reading together

Thanks to the cool picks of the week recommendation from what is becoming one of my current favorite podcasts, Spawned, Daniel and I are reading together

this book.

Oh my goodness! Have you read this book, Wonder?

You should. Your kids should. Your parents should. Everyone should.

August (Auggie) Pullman was born with a facial deformity that prevented him from going to a mainstream school—until now. He’s about to start 5th grade at Beecher Prep, and if you’ve ever been the new kid then you know how hard that can be. The thing is Auggie’s just an ordinary kid,with an extraordinary face. But can he convince his new classmates that he’s just like them, despite appearances?

~publisher’s description

For Daniel, he has so much to relate to here. Daniel and Augie both yearn to be ordinary and blend in like the rest of their middle school peers. But, as we read this book together…and OMG, we are reading this together with Daniel voicing disappointment when it is time stop reading this book together until tomorrow…Daniel is, just like Augie, realizing that it is almost impossible for him to blend in when he clearly was born to stand out.

There is so much to love, love, love about this book for me…a character Daniel can identify with and somehow stand taller and prouder as he shares that…the fact that Daniel is reading, reading well and enjoying reading something that is not video game or Lego related…but one of the best things I love about this book is it reminds Daniel how he lives is the best way always.

When given the choice between being right or being kind, choose kind.

After reading Mr. Browne’s September Precept, Daniel looked up smiling.

That’s me, Mom. I always choose kind…because it’s always the right thing.

As we all should…always.

Read this book.

conversation starters

Working on interpersonal interactions, Daniel had homework to do; homework that was basically conversation starters.

Was I willing to do this exercise with him, he wondered?

But of course! I’m his mom. I’m his super nerdy-homework-is-fun-as-long-as-it-isn’t-math mom.

So we sit down together and work on our conversation starters exercise. I am to start and he is to continue answering back with two to three sentences. We’re working on interpersonal interactions here because it has been proven on occasion that not everyone wants to talk about Hot Wheels cars and Lego sets and video games.

Crazy, I know!

Glancing at the ten conversation starters, I’m thinking this is going to be easy-peasy, lemon squeezy. Daniel sighs because mom is saying easy-peasy, lemon squeezy again.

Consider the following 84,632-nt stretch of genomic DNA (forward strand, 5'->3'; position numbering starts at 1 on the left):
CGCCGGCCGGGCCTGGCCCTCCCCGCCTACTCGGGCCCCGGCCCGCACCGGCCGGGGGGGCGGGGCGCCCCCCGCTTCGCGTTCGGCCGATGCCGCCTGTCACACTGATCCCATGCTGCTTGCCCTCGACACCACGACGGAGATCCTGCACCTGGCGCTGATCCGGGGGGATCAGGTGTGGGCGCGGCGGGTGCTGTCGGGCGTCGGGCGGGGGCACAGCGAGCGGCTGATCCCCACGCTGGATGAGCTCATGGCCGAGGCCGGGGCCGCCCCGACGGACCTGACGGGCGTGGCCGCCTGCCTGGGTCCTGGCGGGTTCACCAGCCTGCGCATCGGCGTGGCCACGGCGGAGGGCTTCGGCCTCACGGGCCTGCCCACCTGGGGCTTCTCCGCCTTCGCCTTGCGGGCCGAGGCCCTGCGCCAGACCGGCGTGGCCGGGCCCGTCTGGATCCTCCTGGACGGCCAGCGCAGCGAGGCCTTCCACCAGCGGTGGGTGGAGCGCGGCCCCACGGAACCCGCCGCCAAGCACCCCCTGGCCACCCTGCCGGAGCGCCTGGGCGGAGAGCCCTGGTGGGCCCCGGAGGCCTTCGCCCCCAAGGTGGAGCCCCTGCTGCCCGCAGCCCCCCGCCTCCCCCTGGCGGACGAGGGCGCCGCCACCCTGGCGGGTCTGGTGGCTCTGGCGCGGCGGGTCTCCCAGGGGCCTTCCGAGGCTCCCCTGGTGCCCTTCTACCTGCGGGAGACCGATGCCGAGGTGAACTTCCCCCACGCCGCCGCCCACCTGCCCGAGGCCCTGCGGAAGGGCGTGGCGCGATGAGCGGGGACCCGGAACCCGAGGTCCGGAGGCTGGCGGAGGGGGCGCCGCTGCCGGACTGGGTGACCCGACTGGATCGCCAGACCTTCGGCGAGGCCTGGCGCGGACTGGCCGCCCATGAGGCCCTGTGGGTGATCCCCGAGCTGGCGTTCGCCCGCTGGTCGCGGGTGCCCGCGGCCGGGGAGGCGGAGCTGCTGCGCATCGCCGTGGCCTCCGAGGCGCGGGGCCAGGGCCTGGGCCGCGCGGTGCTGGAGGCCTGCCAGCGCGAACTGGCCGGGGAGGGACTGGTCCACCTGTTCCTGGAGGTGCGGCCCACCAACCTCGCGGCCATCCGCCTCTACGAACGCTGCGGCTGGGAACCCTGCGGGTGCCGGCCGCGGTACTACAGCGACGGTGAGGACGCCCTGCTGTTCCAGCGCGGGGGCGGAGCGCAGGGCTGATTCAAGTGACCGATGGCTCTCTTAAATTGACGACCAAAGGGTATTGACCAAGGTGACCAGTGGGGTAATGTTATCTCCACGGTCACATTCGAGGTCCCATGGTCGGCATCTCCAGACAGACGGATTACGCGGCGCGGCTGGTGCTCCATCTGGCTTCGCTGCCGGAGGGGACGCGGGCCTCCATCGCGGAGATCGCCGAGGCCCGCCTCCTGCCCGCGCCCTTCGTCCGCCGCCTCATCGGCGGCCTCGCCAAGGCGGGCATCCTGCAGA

First one: So I heard that there was a fire on your street…

There was a fire? Oh my god! Where?

No, son. There wasn’t really a fire. It’s the conversation starter. I say, “So I heard that there was a fire on your street..” And you answer back…

So there wasn’t a fire on our street.

No son. How about you answer back something like, “Yes, last night in front of my neighbor Don’s house…”

Don’s house?! Don’s house was on fire? But you said there was no fire.

There was no fire. We’re just pretending while we practice conversing. Pretend that there was a fire.

Why would I pretend something so bad like Don’s house being on fire?

Don’s house isn’t really on fire.

Then why would we talk about something like that? It’s not even true! Oh my god, mom!


Do you have any math homework?

But what about my Speech homework?

because the searching is more than half the fun!

Easter is coming and more than anything else in the world, except for all the Lego Batman sets and the Lego Batman 3 WiiU game, my son wants an Easter Egg Hunt.

But wait! He hates eggs…hard boiled, over easy, sunny side up, any other way…he does not like eggs. He doesn’t want to eat them.

But he wants to hunt for them.

Because he wrote a letter to the Easter Bunny. And he is hoping for an Easter Egg Hunt.

We’ll discuss our failure as parents to make this child, living on the spectrum, who takes almost everything at face value…if the Easter Bunny is not real then is God really real later…or y’all can get in line behind this wonderful woman offering your sage advice on raising a child with special needs because you have already successfully done just that. Later.

Right now this kid wrote a most sincere letter to a bunny rabbit and is hoping for an Easter Egg hunt come Sunday morning..

So I consult Oh Mighty Pinterest and…


Of course I realize that this is an Easter Egg Hunt for your hubby...which serves to remind me that not only have I mom-failed but most definitely wife-failed too.

Whatever Pinterest!

I’m taking this idea and working it for me, for my son, because it’s Easter and he believes in the Easter Bunny and he wants to hunt eggs.

Hunt eggs he shall!

You thought that I would make this easy?


It’s going to be fun. Really.

There will be New Testament talk too, I assure you…imagine any Big Bang Theory Penny ~ Sheldon dialogue and don’t judge…unless you are living a life on the spectrum too.

It’s his life, on his time, and it is more than okay.

The hunt will come in two days, as Easter Egg hunts do.

inclusion, exclusion, privacy, the 1st day of school and, sigh, picking the battles

Here under The Big Top we are officially BACK TO SCHOOL!

Can I hear a YEAH, BABY!!!??


And for the first time since 1997 I only have one child of mine heading back to school which means…